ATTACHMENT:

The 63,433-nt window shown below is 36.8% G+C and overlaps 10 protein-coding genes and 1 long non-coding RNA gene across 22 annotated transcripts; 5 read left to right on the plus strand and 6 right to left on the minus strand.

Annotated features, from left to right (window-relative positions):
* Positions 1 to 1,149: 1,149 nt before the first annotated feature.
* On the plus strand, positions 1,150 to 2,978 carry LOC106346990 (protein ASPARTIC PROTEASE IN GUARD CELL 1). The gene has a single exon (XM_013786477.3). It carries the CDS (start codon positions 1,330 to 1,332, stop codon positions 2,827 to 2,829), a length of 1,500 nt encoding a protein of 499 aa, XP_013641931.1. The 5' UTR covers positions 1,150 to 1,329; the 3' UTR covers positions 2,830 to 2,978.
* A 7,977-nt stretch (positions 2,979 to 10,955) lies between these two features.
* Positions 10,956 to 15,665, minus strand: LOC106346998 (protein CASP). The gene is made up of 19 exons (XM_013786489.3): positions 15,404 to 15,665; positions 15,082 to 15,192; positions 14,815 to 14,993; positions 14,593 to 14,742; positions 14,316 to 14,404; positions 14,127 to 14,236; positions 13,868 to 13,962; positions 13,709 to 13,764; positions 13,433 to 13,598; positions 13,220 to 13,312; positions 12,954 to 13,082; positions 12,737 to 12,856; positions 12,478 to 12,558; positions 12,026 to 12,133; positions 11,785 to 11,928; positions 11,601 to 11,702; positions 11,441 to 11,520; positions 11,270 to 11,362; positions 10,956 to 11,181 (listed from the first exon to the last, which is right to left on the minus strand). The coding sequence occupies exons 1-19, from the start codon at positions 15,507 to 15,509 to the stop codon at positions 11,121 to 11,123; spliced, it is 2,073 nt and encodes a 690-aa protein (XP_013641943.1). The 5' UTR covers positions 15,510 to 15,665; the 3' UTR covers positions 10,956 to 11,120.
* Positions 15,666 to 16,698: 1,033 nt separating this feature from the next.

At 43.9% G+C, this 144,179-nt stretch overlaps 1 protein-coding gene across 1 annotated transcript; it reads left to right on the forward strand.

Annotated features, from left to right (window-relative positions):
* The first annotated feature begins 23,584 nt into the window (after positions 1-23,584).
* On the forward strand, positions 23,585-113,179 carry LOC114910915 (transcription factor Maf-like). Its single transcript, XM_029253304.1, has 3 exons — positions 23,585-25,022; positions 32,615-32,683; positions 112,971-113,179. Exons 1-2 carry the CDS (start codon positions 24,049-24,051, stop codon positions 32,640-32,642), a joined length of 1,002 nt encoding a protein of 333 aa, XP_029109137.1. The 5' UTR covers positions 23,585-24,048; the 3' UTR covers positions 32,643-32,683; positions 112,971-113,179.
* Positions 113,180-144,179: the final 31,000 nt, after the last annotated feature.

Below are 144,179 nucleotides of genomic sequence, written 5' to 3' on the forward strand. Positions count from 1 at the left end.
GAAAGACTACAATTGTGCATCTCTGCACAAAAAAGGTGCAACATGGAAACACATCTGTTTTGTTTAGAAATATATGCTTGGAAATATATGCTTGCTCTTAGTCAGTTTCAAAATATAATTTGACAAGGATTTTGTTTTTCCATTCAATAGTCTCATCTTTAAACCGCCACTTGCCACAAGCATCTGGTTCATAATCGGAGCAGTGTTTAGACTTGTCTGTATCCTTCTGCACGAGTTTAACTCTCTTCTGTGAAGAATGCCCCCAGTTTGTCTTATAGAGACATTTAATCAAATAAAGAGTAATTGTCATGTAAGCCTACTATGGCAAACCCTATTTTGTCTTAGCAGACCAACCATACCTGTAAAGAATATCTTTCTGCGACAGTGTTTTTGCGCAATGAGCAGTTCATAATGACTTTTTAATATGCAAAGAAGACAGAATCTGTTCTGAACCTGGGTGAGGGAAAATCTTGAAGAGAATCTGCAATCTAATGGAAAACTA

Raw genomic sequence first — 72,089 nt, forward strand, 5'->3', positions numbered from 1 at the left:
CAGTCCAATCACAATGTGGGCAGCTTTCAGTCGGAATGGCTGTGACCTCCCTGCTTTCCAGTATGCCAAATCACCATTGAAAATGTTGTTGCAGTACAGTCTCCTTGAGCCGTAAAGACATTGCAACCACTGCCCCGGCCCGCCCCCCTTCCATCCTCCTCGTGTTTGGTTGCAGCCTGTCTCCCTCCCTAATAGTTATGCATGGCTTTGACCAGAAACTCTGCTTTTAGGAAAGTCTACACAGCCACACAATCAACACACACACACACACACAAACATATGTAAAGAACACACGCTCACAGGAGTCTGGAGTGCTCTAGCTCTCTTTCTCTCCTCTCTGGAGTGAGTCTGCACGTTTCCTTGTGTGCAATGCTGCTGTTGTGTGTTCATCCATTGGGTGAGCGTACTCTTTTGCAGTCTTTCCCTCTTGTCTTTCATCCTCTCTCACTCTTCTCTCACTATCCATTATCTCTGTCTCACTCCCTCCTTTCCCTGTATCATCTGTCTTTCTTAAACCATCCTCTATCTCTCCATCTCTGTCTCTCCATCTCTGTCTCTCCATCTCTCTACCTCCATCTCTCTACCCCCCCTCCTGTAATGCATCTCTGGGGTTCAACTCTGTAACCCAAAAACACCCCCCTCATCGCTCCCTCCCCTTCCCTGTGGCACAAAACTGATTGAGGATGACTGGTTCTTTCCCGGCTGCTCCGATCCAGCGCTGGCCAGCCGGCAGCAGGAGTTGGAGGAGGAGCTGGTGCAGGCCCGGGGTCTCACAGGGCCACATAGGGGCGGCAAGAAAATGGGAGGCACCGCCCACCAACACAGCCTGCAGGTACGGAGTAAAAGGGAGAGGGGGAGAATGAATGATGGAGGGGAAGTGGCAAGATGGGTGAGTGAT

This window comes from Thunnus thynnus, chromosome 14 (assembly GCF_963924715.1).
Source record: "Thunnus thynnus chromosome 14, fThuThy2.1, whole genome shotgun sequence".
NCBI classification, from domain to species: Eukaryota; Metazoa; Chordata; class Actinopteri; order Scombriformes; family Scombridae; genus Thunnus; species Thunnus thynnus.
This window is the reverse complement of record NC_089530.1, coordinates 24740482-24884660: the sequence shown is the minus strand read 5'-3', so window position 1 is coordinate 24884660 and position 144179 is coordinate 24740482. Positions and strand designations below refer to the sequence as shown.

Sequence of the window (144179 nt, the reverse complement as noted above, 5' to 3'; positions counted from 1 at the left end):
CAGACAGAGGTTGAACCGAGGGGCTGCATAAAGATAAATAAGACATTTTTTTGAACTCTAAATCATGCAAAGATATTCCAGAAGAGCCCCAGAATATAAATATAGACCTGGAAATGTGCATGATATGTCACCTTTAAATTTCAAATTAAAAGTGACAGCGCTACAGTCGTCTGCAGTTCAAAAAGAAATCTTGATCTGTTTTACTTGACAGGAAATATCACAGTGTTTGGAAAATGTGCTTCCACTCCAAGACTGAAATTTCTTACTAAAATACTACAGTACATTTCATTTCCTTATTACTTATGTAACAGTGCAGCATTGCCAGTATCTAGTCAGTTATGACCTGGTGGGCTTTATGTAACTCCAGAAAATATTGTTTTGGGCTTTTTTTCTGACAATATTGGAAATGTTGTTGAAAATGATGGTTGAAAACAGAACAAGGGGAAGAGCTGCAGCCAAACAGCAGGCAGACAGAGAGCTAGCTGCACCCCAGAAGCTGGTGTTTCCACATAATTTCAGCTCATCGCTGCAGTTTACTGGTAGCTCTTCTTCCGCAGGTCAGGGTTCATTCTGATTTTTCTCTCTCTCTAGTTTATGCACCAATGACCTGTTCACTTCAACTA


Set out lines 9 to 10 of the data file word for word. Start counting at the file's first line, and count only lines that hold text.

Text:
Annotated features, from left to right (window-relative positions):
* The first annotated feature begins 23,584 nt into the window (after positions 1-23,584).